Again as in Joel’s prophecy, we hear today, especially in some closed muslim countries, that there are reports of many people who are truly seeking after God of having visions and dreams pointing them to our risen Lord Jesus.
So what did St Paul make of ‘speaking in tongues’? He wrote to the Corinthian Christians, “I want you all to speak in tongues” (1Cor14v5) and “I thank God that I speak in tongues more than you all” (1Cor14v18).
We each have to make up our own minds if this were just a phenomenon for the early church, or a practice that God still has for us today, and if that is so, what should we do about it in our Christians lives.
The giving of the gift of tongues at Pentecost was a dynamic sign from God that He was birthing a new movement, the Church.
A new movement to take His message of love and reconciliation out into all the world, out to all races and languages, and the timing of this gift was no accident. It is celebrated as the ‘birthday of the Church’, and of the Church’s mission.
That timing was no coincidence. As we Christians see Pentecost as the birthday of the Church, so Jews today see the feast of Shavuot, Pentecost, as the birth of Judaism. It is the time they look back to and celebrate the giving of the Torah, the giving of the law, to Moses by God at mount Sinai during the exodus from Egypt. As such it was perhaps also the time when the Hebrew nation becoming a separate people and were called apart to serve God.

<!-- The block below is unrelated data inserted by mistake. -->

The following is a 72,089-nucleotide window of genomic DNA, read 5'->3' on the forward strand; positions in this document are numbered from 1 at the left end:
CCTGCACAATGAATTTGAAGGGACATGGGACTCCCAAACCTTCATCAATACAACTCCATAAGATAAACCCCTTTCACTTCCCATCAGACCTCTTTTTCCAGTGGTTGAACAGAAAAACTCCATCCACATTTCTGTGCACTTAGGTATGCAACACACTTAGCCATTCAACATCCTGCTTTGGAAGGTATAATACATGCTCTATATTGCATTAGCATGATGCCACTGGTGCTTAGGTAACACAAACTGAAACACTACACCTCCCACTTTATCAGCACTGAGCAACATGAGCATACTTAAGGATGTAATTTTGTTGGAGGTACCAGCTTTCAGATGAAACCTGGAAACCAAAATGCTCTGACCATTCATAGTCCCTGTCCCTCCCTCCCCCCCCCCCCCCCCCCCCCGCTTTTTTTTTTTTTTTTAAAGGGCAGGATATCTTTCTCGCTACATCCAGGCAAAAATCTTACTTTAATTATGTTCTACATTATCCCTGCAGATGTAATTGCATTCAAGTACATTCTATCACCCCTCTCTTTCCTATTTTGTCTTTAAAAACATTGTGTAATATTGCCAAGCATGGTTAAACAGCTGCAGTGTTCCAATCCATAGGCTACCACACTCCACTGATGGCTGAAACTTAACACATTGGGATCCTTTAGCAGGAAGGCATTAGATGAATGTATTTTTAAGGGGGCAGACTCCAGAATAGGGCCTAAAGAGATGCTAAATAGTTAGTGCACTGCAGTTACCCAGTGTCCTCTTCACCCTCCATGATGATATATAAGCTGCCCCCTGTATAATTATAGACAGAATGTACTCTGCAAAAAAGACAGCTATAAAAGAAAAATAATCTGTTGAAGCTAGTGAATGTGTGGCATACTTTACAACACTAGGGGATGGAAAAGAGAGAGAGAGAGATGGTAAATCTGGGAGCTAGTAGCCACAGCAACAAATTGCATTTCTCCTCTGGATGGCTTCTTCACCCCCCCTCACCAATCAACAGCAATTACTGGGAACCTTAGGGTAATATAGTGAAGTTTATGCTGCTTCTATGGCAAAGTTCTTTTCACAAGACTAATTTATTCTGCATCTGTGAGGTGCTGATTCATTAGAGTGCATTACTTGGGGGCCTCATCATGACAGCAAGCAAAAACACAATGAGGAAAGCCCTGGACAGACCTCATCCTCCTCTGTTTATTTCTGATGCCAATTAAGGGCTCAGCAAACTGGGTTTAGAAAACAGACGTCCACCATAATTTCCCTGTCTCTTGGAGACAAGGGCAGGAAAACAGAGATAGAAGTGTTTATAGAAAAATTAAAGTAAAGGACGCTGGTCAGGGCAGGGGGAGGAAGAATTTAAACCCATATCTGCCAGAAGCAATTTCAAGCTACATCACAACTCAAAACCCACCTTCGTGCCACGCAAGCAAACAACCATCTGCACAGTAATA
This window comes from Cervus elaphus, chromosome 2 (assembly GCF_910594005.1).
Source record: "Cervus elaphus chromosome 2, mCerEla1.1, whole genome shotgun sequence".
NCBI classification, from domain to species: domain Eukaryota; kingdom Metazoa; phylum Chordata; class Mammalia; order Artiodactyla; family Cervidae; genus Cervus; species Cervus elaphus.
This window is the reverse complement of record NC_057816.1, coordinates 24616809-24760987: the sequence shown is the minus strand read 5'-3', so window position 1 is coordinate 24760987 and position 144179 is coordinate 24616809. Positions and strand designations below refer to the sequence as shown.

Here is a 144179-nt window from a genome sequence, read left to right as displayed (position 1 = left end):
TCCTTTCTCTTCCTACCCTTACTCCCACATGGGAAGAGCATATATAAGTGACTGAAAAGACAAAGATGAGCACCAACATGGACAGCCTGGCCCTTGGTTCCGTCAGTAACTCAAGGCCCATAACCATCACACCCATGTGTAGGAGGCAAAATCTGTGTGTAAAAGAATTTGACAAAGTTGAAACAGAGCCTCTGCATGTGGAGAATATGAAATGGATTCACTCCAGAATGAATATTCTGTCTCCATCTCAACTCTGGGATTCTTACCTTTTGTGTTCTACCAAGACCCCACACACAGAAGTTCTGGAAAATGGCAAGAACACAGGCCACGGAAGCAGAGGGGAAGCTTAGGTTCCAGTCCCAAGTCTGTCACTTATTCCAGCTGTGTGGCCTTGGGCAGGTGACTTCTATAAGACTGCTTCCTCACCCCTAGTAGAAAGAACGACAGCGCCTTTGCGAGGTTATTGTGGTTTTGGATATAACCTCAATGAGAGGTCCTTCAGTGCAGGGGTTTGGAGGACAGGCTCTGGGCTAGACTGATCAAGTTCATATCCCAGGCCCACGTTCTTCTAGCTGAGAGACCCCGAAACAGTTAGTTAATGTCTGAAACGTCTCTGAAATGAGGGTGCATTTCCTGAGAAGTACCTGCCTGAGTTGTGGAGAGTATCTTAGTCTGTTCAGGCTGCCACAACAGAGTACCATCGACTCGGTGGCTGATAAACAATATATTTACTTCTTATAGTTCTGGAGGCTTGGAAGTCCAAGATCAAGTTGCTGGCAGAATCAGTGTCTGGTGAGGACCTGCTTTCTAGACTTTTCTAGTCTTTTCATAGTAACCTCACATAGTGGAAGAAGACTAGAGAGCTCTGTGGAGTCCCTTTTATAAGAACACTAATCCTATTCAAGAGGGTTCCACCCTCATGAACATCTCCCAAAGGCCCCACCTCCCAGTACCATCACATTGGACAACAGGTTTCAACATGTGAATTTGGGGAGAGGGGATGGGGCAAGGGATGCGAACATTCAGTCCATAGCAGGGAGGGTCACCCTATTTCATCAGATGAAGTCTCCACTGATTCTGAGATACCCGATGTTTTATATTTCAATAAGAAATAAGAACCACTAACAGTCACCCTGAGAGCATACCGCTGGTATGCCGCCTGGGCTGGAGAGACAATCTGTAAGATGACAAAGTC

The gift of tongues is only one of the many gifts of the Holy Spirit that God has for us now that He has breathed on us the promised Holy Spirit, the Comforter, the Helper. You will remember that the Lord Jesus promised to his disciples in the upper room that God would send the Holy Spirit if they waited. And God kept His promise to them, and to us as well.
St John tells us in his first epistle (1Jn3) that God has given us such love that we can be called “children of God”, and because we are now God’s children, God has many gifts still to reveal to each one of us. It is through the gift and work of the Holy Spirit in us that God makes this revelation possible, and especially at times when we read our bibles, and when we meet together as God’s people for prayer and meditation.
One of the amazing things that God reveals to us is that when Jesus is to be made known at some time in the future, revealed for all the kingdoms of the world to see and acknowledge Him, we His children will also become like Jesus as we share in His glory. Doesn’t that get you excited?
I would suggest that the outpouring of the Holy Spirit at Pentecost was the beginning of a great journey and a great adventure with God. An adventure that God has called you and I to share with Him. An adventure to share with God as we continue our pilgrim path here on this earth, and as we grow in faith as disciples and witnesses to our risen Lord Jesus Christ.
Let us pray:
you have given your Holy Spirit to the Church to lead us into all truth:
may we manifest your glory and show forth the way of your kingdom to all peoples; through Jesus Christ our Lord and coming King. Amen